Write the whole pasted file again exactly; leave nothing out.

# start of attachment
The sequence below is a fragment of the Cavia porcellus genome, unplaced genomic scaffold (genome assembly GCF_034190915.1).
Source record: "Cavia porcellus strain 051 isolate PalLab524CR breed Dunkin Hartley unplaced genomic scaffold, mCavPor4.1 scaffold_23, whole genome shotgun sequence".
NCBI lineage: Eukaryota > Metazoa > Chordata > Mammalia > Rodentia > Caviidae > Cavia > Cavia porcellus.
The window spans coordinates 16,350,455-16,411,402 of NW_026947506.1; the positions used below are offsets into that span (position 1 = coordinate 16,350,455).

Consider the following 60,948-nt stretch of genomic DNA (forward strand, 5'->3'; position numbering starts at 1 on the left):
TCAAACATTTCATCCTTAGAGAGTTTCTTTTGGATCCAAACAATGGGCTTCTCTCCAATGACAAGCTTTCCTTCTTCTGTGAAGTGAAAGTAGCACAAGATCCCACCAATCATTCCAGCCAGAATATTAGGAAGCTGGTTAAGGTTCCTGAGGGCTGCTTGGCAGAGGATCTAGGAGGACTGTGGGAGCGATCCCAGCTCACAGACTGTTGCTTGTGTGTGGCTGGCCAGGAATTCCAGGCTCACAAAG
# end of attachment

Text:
The sequence below is a fragment of the Cavia porcellus genome, unplaced genomic scaffold (genome assembly GCF_034190915.1).
Source record: "Cavia porcellus strain 051 isolate PalLab524CR breed Dunkin Hartley unplaced genomic scaffold, mCavPor4.1 scaffold_23, whole genome shotgun sequence".
NCBI lineage: Eukaryota > Metazoa > Chordata > Mammalia > Rodentia > Caviidae > Cavia > Cavia porcellus.
The window spans coordinates 16,350,455-16,411,402 of NW_026947506.1; the positions used below are offsets into that span (position 1 = coordinate 16,350,455).

Consider the following 60,948-nt stretch of genomic DNA (forward strand, 5'->3'; position numbering starts at 1 on the left):
TCAAACATTTCATCCTTAGAGAGTTTCTTTTGGATCCAAACAATGGGCTTCTCTCCAATGACAAGCTTTCCTTCTTCTGTGAAGTGAAAGTAGCACAAGATCCCACCAATCATTCCAGCCAGAATATTAGGAAGCTGGTTAAGGTTCCTGAGGGCTGCTTGGCAGAGGATCTAGGAGGACTGTGGGAGCGATCCCAGCTCACAGACTGTTGCTTGTGTGTGGCTGGCCAGGAATTCCAGGCTCACAAAG